Azimo unveils new money transfer service to China

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Nigel Frith
Nigel Frith
Former Global General Manager
Nigel was the Global General Manager at FXcompared. Nigel has a background in marketing for businesses and consumers as well working in a variety of online financial services roles. Read more
  • New service will tap multi-billion-dollar Chinese international money transfers market
  • Costs of money transfers to China will be slashed by 50%

Azimo, the London-headquartered cross-border payments disrupter to traditional international money transfer services, has launched a new international service which will allow people living in 24 European countries to send money abroad to individual bank accounts in China.

Backed by Japanese tech giant Rakuten, Azimo will now enable money to be delivered to China in local currency. And, covering 99% of banks in the People’s Republic with rapid delivery times and low rates, it’s become the primary provider of international money transfers to China, outperforming all other competitor providers in the market.

Europeans transfer £4.1bn (AUS $7.3bn) to China every year. Azimo’s new service will allow them to do so at around half of the cost charged by other money transfers service providers. That means that the average customer will save approximately £10 (AUS $18).

Announcing the new service, Azimo’s CEO, Michael Kent, said: “Two million Chinese citizens currently live in Europe, transferring £80m home each week. For those living away from family and friends, being able to send money home is hugely important. Our customers have used Azimo to send millions of dollars to China already. Now their transfers will arrive directly into their recipients’ bank accounts in local currency, without wasting their money on expensive fees.”

The expansion comes hot on the heels of a new rapid weekend money transfers service to a raft of countries, including Bangladesh, Colombia, Nigeria and the Philippines.

Mr Kent continued: “Azimo already helps people send money to more than 190 countries – and this improved service to China enables our customers to pay directly into bank accounts in local currency in this critical market.”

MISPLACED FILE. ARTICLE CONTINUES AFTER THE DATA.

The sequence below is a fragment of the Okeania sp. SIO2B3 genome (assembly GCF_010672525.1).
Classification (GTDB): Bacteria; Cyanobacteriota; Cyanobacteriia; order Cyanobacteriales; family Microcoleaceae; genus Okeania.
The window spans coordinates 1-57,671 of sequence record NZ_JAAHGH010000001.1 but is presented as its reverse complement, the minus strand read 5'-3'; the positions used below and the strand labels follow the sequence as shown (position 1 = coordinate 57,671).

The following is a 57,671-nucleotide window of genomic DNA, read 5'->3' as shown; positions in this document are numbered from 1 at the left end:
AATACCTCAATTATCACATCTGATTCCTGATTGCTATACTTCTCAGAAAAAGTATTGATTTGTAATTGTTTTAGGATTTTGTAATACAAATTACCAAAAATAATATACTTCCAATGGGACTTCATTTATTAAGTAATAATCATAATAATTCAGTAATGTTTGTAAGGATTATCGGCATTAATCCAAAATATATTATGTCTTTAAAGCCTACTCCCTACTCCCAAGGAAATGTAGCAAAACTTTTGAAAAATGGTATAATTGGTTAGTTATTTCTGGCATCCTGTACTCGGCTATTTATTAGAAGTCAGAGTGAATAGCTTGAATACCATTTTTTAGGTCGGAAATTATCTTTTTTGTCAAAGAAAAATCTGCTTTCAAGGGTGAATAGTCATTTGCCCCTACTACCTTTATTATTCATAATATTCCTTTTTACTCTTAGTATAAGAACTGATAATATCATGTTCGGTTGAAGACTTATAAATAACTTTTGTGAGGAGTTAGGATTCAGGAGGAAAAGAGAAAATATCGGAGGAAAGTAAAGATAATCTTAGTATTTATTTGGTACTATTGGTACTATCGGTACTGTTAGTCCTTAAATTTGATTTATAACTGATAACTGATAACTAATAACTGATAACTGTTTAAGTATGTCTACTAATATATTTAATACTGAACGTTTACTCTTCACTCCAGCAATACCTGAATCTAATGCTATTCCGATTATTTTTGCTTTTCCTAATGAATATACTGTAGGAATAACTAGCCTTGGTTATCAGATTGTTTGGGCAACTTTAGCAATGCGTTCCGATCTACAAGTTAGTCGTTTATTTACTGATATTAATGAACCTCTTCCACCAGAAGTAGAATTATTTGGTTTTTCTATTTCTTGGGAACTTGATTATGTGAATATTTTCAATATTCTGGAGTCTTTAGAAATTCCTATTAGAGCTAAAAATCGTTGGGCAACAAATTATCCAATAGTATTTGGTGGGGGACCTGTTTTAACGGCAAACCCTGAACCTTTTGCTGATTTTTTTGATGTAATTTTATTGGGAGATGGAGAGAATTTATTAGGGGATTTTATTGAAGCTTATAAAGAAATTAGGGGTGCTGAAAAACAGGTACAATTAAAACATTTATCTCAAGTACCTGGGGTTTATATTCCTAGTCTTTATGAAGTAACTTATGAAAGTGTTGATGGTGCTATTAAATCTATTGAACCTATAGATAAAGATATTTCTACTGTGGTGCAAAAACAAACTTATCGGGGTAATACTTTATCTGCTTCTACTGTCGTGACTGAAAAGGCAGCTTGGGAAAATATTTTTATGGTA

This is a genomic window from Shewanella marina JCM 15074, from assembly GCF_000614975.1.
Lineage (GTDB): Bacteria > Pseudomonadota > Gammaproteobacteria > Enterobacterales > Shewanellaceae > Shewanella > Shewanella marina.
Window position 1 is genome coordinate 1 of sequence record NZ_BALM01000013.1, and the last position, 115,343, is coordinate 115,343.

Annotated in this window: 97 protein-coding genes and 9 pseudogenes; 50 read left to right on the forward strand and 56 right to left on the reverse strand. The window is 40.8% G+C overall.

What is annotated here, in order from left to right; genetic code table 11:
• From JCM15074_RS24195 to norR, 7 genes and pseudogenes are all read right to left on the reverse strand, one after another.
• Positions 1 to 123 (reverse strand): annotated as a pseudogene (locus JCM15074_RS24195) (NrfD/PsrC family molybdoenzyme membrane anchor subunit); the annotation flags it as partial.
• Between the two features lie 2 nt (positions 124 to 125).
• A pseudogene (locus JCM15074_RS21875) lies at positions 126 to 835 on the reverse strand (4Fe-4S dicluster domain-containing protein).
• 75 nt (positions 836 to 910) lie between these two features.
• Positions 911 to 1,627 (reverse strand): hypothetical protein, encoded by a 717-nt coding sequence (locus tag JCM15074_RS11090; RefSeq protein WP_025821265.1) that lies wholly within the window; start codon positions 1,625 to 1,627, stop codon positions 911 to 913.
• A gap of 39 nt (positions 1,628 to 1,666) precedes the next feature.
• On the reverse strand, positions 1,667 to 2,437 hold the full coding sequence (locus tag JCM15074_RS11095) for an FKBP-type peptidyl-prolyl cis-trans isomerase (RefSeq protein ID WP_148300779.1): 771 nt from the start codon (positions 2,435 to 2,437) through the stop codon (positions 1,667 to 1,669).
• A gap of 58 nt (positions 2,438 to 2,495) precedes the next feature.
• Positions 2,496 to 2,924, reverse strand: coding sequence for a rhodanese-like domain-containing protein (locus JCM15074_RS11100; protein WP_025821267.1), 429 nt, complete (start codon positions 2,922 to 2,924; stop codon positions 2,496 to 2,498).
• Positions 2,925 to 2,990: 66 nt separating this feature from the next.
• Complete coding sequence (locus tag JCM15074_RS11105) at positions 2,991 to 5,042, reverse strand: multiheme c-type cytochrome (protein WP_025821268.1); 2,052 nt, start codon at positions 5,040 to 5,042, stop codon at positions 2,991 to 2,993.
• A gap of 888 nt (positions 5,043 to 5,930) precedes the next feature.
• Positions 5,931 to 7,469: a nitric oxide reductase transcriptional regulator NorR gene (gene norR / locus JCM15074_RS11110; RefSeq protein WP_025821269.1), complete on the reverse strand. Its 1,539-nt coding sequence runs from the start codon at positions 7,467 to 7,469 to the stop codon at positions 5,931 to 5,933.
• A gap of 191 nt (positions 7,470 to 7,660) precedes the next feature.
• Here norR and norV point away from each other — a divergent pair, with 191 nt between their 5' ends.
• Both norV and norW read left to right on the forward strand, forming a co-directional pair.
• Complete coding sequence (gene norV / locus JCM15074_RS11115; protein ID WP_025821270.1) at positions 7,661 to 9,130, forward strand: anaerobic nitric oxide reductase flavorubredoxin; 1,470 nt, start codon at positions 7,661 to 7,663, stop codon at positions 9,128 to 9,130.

Noting that China is predicted to become the world’s biggest economy as soon as 2030, Kent went on to emphasise that it was now crucial to provide the means for European business to make payments there simply.

Like other fintech startups in the cross-border payments market, Azimo doesn’t stand still. Just under a year ago, in April 2017, it introduced a new feature to its smartphone app that simplified sending money and added additional network effects to help it grow. Similar to PayPal’s Venmo smartphone app and Barclay’s Pingit, it allowed customers to transfer money with just a phone number.

Where it differed from its competitors was in the international dimension. Azimo lets customers request, transfer and receive money across international borders. Customers simply select a phone number from their phone’s contact list using the Azimo app. If they want to send money, their recipient will receive an SMS notification containing a hyperlink that allows them to download and register with the Azimo app (if they aren’t already users), whereupon they receive the money.

Crucially, it helps minimise errors by placing the onus on the receiver to enter IBAN numbers of bank account details. One of the most commercially savvy features of the app is its in-built virality: as soon as it’s installed on your smartphone, it asks for permission to access your contacts, which basically turns it into a payments-based social network (essentially, it does for money transfers what platforms like WhatsApp do for messaging).

And now, having entered the lucrative China market, it looks a near-certain bet that Azimo is comfortably continuing on its steep upward curve.

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